The national housing charity, Threshold has said that it is too early to determine if a decrease in Dublin rents and a moderation in rent increases nationally will result in an overall decrease over time.
It was responding to the latest figures from the Residential Tenancies Board, which show that rents in Dublin decreased by 1.5 per cent in the first quarter of 2017, with a 0.1 per cent increase on national rent levels. The four Dublin local authority areas are among 19 Rent Pressure Zones across the country.
Commenting, chief executive of Threshold, John-Mark McCafferty said: “While a decrease in private sector rents in Dublin is to be welcomed, it is a decrease from a very high base and it’s too early to say if this will result in an overall decrease over time. We will have to monitor the RPZs closely over the next year to see their impact.
“Even if private rent levels are moderating, supply is at an all-time low and we know from people contacting our Tenancy Protection Service that tenancy terminations and rent reviews are of concern to renters. So far this year, such queries represent the highest volume of calls to our advice line and increasing numbers of tenants are being served with notices of termination, with rent reviews and terminations becoming increasingly intertwined.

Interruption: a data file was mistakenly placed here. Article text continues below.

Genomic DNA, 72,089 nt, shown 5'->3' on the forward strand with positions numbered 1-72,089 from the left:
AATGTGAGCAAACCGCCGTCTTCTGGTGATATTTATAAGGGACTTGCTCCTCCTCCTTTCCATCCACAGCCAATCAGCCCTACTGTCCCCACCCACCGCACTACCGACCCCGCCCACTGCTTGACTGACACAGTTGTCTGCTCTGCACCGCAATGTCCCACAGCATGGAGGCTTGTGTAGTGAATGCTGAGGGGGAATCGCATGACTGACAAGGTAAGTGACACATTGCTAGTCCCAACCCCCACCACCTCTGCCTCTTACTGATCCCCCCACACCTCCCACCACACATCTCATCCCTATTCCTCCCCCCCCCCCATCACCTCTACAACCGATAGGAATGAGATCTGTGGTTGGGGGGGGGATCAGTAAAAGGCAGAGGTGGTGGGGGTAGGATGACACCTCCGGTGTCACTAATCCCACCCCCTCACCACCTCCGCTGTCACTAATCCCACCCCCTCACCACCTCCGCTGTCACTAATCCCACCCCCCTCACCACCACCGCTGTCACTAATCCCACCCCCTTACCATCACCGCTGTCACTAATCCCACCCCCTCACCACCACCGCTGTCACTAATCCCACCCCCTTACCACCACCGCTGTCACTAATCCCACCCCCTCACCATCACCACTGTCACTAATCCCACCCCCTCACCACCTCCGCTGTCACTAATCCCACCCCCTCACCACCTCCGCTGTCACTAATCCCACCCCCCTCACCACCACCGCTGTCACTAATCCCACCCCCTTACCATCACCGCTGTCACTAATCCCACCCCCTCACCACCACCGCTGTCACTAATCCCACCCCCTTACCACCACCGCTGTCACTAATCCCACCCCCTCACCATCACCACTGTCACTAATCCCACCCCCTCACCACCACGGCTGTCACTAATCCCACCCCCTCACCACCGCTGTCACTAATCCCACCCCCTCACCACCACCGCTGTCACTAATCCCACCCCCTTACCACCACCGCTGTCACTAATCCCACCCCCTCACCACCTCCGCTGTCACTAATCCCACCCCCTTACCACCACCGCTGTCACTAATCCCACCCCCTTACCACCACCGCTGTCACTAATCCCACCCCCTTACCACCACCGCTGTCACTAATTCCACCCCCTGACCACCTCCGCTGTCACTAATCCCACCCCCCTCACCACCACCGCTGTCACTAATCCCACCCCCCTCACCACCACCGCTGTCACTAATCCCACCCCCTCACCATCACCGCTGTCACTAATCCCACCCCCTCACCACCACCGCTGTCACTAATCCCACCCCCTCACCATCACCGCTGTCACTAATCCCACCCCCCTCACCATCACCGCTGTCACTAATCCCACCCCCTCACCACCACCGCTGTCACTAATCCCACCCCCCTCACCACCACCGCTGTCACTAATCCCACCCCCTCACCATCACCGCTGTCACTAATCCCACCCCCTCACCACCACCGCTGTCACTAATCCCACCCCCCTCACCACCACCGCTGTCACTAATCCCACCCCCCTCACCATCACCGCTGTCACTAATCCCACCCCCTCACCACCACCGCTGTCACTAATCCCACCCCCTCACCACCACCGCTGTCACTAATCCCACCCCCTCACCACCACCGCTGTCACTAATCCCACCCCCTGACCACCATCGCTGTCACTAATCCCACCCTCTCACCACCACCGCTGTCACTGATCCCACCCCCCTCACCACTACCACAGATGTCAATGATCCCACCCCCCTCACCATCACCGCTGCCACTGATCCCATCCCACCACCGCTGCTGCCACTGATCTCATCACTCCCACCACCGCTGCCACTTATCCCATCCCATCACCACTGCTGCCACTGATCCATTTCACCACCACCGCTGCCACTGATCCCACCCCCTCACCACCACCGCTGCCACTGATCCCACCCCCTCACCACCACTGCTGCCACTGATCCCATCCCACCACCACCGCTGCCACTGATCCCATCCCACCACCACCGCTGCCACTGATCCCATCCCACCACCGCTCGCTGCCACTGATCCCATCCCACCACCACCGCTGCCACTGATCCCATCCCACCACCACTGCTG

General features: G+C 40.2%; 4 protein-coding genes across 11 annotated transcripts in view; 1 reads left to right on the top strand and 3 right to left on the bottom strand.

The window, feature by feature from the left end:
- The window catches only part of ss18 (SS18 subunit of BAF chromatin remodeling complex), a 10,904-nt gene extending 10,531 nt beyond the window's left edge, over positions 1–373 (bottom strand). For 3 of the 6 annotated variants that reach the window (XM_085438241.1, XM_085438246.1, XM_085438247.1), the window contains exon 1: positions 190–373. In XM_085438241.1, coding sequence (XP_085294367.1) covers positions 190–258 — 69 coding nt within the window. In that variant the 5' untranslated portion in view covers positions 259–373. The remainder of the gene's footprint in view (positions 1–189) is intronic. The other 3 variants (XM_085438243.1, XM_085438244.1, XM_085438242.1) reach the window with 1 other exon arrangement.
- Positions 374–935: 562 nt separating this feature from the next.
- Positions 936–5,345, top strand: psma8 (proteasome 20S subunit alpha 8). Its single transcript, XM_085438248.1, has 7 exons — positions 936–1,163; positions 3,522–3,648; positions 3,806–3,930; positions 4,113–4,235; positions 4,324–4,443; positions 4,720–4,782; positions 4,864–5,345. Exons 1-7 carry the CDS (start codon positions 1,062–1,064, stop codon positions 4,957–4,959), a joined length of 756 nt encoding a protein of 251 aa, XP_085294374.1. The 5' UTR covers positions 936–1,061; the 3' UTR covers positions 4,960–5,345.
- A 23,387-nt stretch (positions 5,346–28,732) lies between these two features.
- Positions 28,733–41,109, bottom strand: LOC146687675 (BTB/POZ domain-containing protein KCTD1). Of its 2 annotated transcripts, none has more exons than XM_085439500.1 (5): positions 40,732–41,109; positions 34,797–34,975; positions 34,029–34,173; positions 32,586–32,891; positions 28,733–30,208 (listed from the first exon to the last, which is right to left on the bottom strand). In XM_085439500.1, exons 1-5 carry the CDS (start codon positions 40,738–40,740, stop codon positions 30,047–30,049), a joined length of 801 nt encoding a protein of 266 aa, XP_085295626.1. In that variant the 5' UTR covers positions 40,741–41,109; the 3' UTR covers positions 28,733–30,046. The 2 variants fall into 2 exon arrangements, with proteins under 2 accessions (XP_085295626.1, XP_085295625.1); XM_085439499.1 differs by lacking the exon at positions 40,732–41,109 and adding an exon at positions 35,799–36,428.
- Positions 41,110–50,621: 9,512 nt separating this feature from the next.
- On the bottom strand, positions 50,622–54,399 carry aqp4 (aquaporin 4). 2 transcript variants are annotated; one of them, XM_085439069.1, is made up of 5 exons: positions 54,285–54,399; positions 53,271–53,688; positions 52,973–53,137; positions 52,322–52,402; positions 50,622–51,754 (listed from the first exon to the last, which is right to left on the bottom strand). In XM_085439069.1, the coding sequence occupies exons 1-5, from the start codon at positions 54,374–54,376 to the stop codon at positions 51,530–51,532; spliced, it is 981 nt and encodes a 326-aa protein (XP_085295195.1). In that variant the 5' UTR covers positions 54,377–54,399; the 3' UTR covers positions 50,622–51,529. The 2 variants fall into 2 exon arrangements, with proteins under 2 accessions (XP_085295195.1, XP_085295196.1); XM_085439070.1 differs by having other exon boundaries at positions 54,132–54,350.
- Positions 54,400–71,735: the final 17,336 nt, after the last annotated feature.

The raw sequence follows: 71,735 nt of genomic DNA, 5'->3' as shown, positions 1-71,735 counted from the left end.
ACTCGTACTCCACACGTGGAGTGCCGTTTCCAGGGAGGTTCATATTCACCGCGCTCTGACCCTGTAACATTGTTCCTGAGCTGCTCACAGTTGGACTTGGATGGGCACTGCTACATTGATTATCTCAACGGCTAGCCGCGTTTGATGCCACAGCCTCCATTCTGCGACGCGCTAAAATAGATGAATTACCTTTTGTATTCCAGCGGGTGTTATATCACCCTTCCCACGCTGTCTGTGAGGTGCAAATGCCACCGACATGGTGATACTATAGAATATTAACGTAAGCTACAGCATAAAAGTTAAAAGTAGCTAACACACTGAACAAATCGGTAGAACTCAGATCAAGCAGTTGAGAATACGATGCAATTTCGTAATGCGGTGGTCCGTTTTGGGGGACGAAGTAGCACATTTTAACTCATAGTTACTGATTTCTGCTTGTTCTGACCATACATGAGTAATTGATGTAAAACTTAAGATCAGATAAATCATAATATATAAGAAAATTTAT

He added: “We have identified a growing trend of tenants who have to choose between paying an illegal rent hike or possible eviction and homelessness. In this competitive market with limited supply, tenants are hesitant to challenge rent increases at the Residential Tenancies Board for fear of a relationship breakdown with the landlord.
“We are also increasingly seeing that some landlords are manipulating the ‘substantial renovations’ exemption in the legislation. In Dublin, a landlord notified our clients that the property would undergo substantial renovations – yet the repairs amounted to minor maintenance and insulation improvements. The landlord demanded a rent increase from €1,640 to €3,200 – essentially double. In the current market, some landlords select tenants who not only can afford the rent but are willing to pay above and beyond the caps imposed in Rent Pressure Zone areas.”
He said: “The Government needs to ensure that supports such as HAP and rent supplement limits are kept up-to-date with market rents. For tenants, particularly those in receipt of rent supplement facing a rent increase or whose tenancy is at risk, support is available through our Tenancy Protection Service National Helpline 1800 454 454.
“We are also concerned for tenants outside of the RPZs for whom there is little protection and we would like to see rent certainty measures introduced nationally.”
Threshold wishes to acknowledge funding received from the Scheme to Support National Organisations 2016-2019 and the Department of Housing, Planning, Community and Local Government.